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A continuation of the storyline started in the previous book, Ware continues his downbeat saga (with additional extra stuff at the end that also ended up in another collected book).
The second part of the introduction to Chris Ware's ongoing "Rusty Brown" novel. Everything that I said about the first part (issue #16) still holds true. Ware carefully sets up his characters through the prism of one nerdy kid's first day at a new school in Nebraska. It's tightly constrained portrait, the launching ground for the much more ambitious narrative to come (a single panel on the endpapers--a peek at characters in the present--hints at the scale Ware intends to cover with his story).I...
Okay, so if I was to say I was just like Rusty as a kid, that would just sound shallow or something, I guess. But these graphic novels really made me feel like they were written for me and me alone. Maybe that's how everyone feels and that's why they're so good, but I used to retreat inside my imagination too. No, I never fantasized about Supergirl or drew awesome superhero pictures, but still- I won't tell you what my fantasies were, just believe that I can relate.I can't relate to the other ch...
I just finished this the other night. It took me maybe a half an hour to read, but I really fell in love (again) with Chris Ware's artwork. His stories are incredibly sad, but they tap into some really intense feelings human beings can have. This particular work is a continuation (I think, as it is the only other thing I have read by him besides Jimmy Corrigan) of the story of Rusty, an incredibly awkward child in grade school. He is obviously disliked by everyone because he is "weird". He has a...
A really beautiful book, both in terms of Ware's beautiful drawings and in terms of the actual book itself - the front cover is an etched representation of images familiar from any American childhood in the late twentieth century. The book almost has the physical feel of a school library volume from that era, and the story lives up to that unusual starting point. As always, Ware is a master at weaving a tale that is simultaneously melancholy, beautiful, and astonishingly honest. It's hard to say...
Bees are cute, but they're no Quimby.After reading the intro I'm afraid that Chris Ware might be reading this review late at night..So if that is the case, I would just like to tell you Mr Ware, that you sir are a genius....at times a horribly disturbing genius, but a genius nonetheless, and for that I admire you shamelessly.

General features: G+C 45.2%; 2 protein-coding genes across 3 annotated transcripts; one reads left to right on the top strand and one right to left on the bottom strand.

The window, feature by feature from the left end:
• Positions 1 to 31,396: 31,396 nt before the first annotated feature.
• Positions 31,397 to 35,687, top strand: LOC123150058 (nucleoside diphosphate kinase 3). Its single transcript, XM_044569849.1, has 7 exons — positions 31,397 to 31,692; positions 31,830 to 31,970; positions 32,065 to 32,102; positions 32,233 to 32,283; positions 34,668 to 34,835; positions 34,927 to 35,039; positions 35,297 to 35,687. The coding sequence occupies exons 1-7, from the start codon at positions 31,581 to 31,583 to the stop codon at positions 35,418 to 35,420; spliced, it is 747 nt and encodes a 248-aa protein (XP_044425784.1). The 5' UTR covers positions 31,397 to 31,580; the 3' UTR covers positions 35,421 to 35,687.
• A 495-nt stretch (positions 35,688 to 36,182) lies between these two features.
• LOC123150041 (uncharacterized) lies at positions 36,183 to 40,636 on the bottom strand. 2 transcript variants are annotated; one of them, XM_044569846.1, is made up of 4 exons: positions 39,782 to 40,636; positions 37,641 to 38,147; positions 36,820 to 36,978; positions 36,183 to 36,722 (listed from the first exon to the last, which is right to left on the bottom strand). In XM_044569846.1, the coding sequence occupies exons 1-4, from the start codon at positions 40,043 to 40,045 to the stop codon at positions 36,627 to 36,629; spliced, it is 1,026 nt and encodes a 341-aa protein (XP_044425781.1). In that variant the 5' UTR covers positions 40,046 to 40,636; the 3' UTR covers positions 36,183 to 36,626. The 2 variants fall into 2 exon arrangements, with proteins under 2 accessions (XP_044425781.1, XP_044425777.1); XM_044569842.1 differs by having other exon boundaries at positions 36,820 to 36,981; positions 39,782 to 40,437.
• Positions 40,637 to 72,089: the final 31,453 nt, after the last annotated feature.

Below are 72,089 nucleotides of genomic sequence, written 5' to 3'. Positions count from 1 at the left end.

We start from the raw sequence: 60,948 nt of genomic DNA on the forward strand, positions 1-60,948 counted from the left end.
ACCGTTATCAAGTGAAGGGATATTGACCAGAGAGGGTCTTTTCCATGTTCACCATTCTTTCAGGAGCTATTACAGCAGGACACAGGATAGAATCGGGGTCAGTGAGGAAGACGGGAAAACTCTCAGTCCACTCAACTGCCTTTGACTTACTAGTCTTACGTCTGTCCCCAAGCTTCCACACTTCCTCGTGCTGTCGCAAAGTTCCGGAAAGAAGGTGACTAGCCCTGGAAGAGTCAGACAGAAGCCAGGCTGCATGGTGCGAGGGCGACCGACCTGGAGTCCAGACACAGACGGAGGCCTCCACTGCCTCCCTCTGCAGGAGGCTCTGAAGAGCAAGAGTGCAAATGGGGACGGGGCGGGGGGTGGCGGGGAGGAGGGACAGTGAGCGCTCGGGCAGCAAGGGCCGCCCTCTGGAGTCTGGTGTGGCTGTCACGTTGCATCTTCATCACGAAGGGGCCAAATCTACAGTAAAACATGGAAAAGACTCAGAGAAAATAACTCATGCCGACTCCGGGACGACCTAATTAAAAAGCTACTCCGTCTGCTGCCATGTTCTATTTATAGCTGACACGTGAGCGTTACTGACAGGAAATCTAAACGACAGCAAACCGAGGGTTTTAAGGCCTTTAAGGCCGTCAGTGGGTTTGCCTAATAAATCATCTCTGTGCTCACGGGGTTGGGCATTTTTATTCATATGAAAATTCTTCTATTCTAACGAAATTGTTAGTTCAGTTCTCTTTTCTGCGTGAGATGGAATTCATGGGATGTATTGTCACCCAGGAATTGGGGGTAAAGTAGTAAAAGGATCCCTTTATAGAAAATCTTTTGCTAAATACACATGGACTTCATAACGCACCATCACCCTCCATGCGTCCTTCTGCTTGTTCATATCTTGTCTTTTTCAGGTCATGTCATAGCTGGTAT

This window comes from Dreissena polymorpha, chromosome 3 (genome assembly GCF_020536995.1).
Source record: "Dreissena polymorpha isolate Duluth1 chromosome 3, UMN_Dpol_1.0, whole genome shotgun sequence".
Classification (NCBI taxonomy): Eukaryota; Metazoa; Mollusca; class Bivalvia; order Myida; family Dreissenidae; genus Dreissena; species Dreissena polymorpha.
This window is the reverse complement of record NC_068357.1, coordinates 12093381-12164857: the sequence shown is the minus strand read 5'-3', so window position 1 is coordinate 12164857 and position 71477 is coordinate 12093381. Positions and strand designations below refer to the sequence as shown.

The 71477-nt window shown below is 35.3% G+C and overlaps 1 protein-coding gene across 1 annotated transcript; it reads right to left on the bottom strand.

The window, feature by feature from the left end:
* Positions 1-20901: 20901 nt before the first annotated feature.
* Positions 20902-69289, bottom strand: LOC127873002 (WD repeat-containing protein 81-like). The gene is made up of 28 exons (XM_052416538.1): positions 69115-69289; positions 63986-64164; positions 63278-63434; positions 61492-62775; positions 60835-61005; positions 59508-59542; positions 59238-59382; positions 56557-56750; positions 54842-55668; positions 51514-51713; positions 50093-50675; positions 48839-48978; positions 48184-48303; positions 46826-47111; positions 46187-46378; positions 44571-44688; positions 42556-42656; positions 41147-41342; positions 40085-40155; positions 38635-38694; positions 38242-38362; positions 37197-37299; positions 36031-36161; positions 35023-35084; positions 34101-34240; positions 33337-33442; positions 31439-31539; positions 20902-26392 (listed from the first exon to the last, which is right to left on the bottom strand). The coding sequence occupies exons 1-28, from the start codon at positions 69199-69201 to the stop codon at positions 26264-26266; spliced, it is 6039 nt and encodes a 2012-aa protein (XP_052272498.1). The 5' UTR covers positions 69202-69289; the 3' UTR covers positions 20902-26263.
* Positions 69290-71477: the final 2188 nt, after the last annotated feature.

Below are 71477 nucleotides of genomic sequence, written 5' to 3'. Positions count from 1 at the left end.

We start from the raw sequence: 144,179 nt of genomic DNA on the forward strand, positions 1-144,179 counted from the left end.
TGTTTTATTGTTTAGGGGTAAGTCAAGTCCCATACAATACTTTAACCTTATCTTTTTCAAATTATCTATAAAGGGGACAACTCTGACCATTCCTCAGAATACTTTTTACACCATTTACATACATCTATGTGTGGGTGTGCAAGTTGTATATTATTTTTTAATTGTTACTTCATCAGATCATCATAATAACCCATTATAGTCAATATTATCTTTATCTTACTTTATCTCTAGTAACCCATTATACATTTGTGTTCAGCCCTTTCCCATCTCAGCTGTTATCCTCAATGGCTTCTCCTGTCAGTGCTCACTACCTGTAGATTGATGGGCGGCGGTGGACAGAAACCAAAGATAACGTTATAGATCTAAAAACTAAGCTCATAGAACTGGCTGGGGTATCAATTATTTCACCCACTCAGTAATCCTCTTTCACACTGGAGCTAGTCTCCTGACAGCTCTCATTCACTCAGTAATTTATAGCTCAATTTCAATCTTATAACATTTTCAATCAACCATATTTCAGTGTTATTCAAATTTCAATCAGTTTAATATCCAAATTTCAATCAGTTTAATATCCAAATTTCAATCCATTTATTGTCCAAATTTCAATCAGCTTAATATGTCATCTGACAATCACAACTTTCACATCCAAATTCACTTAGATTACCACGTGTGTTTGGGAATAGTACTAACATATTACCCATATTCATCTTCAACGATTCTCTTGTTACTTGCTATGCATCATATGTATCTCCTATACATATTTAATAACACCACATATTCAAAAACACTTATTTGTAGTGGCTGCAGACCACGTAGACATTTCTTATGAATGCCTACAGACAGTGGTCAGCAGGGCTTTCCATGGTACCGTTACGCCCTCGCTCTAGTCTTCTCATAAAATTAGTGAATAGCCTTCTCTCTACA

I do enjoy that boxy layout that keeps me gently tethered to the mood and story, and only wish the story was something beyond school traumas and weird/mean teachers.Favorite page: Mr. Ware posing for his art students and urging them to "get messy." The bee thing: alas, too small, and too much an unclear dabble of fantasy and documentary.
I don't understand people who complain that Ware is too bleak and his stories are too slow. The glacial pace of this and the next in the series allows him to tenderly, gingerly build a tiny little everyday universe full of tragedy, slow-rolling humor, and tenuous hope.
A crack addict says, "I will suck d*ck for a rock," and I say I would do the same for the next edition of the Acme Novelty Library. Please, Mr. Ware, give me my next fix! I'm dying!!
Unstoppably good. Absorbingly good. Just, good, and I find it hard to say why. People say this is really bleak or depressing, but if you have an absurd sense of humour, I just find it honest and often laughable.
The characterizations are excellent, but without a dramatic event at its center this installment of the ongoing Rusty Brown storyline seems aimless and meandering. I'm sure things will fit together much better when the pieces of this magnum opus are finally collected in a single edition.
Another brilliant, bizarre, unique and strange Chris Ware book.Ware is definitely one of the unique voices in graphic novels. I would love to see him do a longer form book. #20 is the best of his I have read so far.
Yet another of Chris Ware's densely layered and beautifully designed and meticulously rendered works of despair, longing, and the nagging feeling that everyone hates you, even the ones who love you. Now I have to go find 1-16 and read them in order.
Chris Ware is a genius!
Eh. Same stuff again. I felt like I should go back and read the volumes I'd skipped, but so far I'm not impressed...
i wanna get them all
Rusty Brown settles into its story in a pleasing way, but the real winner here is BRANFORD THE BEST BEE IN THE WORLD.